The typology of incentives suggested by the respondents from the three countries showed broad similarities. They are largely in line with those of other studies15,24.
The impact of financial incentives has received considerable attention in the literature to date11,13,22,25. However, there is less evidence regarding the role that non-financial incentives can play. Mathauer and Imhoff found that non-financial incentives were influential in improving health worker motivation26. This finding is further supported by Stilwell27 who noted that in Zimbabwe health workers based in remote areas frequently exhibited a high level of motivation to perform well despite the lack of financial incentives and difficult working conditions. A review of theories and empirical evidence of health workers’ motivation28 also stressed the importance of non-financial incentives. The Australian experiments on pay-for-performance focused on non-financial incentives as a strategy for improving the quality of care, with good results29.
Despite the current interest in PBI schemes11,30 concerns about their sustainability abound, particularly when they mainly comprise financial incentives as was the case with a scheme in Egypt22.
Developing PBI schemes that are aligned with health workers’ perspectives is not straightforward but has been found to be of central importance25. Although the respondents from all three countries considered financial incentives to be extremely important, overall more opportunities to integrate the costs of non-financial incentives in local budgets were identified. Important examples in this regard included training, functional and available equipment, supportive supervision and recognition for work well done. Reference was also made to the motivating effect of timely promotions, the importance of which has already been raised31.
At the policy level in all three countries there was a cautious view regarding the introduction of performance-based financing given its dependence upon donor funding.
In Burkina Faso, the providers did express a readiness to make a personal investment in such schemes so that all facility team members might benefit from receiving a modest financial incentive. This could be linked to the concerns about the fairness of such schemes and a realisation that decisions about who attends meetings or training and can thus access per-diems are often made in an arbitrary manner.
Concerns about the heavy additional workload that PBI schemes can generate for managers have been noted elsewhere20. This could explain the view of the district managers in Burkina Faso who preferred team incentives to individual incentives because they considered them easier to administer.
Although generating competition between team members may improve efficiency in some settings, the effect in health facilities in this region of the world can be divisive32.
Moreover, as it is known that gender plays an important role in health worker motivation28, there is scope to further explore the role that this may have played in these views on possible incentives, indicators and ways to finance such schemes in the longer term.
Selecting key performance indicators upon which to base such incentive schemes is an essential part of the development process. The authors’ experience of engaging stakeholders in such a process showed that the suggestions from providers themselves often required further refinement and selection. Indeed, the respondents with managerial roles from all three countries made clearer suggestions. This may be because of the familiarity this role gave them with health information system indicators already in use in the system.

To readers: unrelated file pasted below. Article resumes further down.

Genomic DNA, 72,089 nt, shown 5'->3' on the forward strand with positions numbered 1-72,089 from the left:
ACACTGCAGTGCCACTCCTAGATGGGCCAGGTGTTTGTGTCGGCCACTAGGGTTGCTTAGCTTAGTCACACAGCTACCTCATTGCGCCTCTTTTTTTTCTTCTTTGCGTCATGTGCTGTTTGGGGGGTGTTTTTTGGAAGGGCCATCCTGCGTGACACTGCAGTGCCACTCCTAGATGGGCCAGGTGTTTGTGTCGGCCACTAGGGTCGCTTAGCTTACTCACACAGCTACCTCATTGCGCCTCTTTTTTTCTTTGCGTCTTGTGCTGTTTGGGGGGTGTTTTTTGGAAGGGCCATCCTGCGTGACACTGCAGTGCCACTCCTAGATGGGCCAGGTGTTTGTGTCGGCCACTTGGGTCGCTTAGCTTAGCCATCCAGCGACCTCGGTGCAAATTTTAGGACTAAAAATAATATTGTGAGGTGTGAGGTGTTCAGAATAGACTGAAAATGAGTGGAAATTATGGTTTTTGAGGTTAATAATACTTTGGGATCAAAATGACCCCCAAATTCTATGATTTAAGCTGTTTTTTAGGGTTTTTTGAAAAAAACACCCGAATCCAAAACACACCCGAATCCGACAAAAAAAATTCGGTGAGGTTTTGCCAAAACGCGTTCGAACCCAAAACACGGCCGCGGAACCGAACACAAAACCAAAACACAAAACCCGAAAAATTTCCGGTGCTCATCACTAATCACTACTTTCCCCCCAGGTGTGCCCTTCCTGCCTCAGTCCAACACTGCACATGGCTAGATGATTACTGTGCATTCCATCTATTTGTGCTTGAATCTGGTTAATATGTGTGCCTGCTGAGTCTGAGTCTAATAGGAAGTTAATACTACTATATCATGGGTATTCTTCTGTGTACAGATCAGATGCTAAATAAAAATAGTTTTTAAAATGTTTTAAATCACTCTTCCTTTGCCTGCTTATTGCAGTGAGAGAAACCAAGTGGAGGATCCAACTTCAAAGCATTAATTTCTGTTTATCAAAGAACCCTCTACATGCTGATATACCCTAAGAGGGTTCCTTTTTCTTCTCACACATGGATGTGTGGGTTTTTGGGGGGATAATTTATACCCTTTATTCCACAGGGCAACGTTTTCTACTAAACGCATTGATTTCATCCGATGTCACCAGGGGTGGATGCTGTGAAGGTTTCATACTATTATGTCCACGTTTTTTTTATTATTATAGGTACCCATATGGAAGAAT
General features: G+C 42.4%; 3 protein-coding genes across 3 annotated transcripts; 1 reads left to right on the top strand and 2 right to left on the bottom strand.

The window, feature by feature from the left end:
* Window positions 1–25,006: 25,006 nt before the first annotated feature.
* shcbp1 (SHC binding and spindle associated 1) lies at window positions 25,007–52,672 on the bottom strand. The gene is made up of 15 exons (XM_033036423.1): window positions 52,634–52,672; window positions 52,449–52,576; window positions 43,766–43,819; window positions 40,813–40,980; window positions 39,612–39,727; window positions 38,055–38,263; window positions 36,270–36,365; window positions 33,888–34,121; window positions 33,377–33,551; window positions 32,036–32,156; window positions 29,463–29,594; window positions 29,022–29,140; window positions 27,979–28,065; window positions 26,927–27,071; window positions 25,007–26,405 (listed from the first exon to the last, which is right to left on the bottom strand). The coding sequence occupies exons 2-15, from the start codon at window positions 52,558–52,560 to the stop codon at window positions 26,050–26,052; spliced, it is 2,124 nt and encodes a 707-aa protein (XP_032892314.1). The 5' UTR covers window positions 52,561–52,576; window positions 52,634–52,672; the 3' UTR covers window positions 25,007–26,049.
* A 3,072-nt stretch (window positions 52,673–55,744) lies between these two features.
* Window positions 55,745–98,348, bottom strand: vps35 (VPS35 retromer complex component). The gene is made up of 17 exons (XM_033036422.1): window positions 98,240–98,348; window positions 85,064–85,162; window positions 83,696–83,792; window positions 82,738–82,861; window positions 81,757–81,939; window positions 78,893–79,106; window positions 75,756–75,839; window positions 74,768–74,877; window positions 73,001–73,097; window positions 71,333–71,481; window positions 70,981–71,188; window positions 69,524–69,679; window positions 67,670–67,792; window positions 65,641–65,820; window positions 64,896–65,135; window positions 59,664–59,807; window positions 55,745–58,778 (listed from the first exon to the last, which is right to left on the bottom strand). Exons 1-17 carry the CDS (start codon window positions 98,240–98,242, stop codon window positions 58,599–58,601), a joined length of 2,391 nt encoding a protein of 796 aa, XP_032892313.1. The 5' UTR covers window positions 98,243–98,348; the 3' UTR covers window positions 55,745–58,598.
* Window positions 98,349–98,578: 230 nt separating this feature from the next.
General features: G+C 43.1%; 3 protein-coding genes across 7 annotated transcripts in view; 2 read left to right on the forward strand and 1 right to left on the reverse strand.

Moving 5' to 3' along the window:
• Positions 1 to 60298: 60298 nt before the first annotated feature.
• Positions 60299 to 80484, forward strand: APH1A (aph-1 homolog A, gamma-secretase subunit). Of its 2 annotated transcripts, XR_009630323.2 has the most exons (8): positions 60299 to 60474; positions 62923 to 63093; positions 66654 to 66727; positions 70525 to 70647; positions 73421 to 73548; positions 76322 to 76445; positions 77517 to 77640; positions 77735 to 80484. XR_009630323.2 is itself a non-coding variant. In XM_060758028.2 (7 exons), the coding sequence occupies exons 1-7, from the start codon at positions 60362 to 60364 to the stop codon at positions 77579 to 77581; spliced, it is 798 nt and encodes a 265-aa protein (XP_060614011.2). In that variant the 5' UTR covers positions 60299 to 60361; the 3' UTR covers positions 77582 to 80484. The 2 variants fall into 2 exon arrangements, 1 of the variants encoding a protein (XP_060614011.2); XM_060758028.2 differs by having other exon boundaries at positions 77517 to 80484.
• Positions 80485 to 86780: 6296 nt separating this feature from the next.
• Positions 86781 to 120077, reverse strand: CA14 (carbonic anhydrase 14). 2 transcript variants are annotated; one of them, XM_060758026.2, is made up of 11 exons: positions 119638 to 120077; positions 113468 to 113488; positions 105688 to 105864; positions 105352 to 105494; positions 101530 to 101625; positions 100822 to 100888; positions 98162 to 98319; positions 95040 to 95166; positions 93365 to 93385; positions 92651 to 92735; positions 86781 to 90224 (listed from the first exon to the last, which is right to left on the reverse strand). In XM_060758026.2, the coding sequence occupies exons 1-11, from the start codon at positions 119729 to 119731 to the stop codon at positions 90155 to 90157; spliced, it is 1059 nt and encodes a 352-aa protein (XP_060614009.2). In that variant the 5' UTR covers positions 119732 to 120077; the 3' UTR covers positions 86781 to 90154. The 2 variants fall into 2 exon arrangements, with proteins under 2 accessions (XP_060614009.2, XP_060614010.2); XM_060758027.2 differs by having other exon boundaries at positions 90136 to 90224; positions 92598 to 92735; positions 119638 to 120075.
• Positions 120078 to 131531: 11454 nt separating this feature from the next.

The respondents were selected from one district, and specifically from six health facilities, in each of the three countries concerned. This was considered legitimate because these are the intervention districts where the incentive schemes will be piloted. However, although the findings may also be applicable to other rural districts in the same countries they should not be generalised further.
Added value of this study
This article describes the views of respondents from three countries from districts that were in the process of developing and introducing PBI schemes in the area of MNH. As there is a tendency for such schemes to be donor dependent, the authors sought to address the issue of sustainability from the outset. By seeking to obtain the views of the future beneficiaries of the scheme it was hoped that greater ownership would be generated.
Performance-based incentive schemes are being implemented in many African countries as a possible way to strengthen health system performance. However, there are concerns about their sustainability. In all three countries the possibility to integrate such schemes into local budgets was felt to be much higher if non-financial incentives were used. Ensuring participation of healthcare providers in the design of PBI schemes is likely to achieve buy-in and endorsement from the health providers involved. However, input from managers and policy makers is essential to keep expectations realistic and to ensure the indicators selected are fit for purpose and form part of routine reporting systems.
The authors acknowledge all the health workers, district managers and policy makers in the three African countries who took part in these interviews. Thanks are also extended to Jake Robyn, who helped in editing and English spelling correction.
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© Maurice Yé, Gifty Aninanya, Ali Sié, Deodatus Kakoko, Samual Chatio, Moubassira Kagoné, Helen Prytherch, Svetla Loukanova, John Williams, Rainer Sauerborn 2014 A licence to publish this material has been given to James Cook University, http://www.jcu.edu.au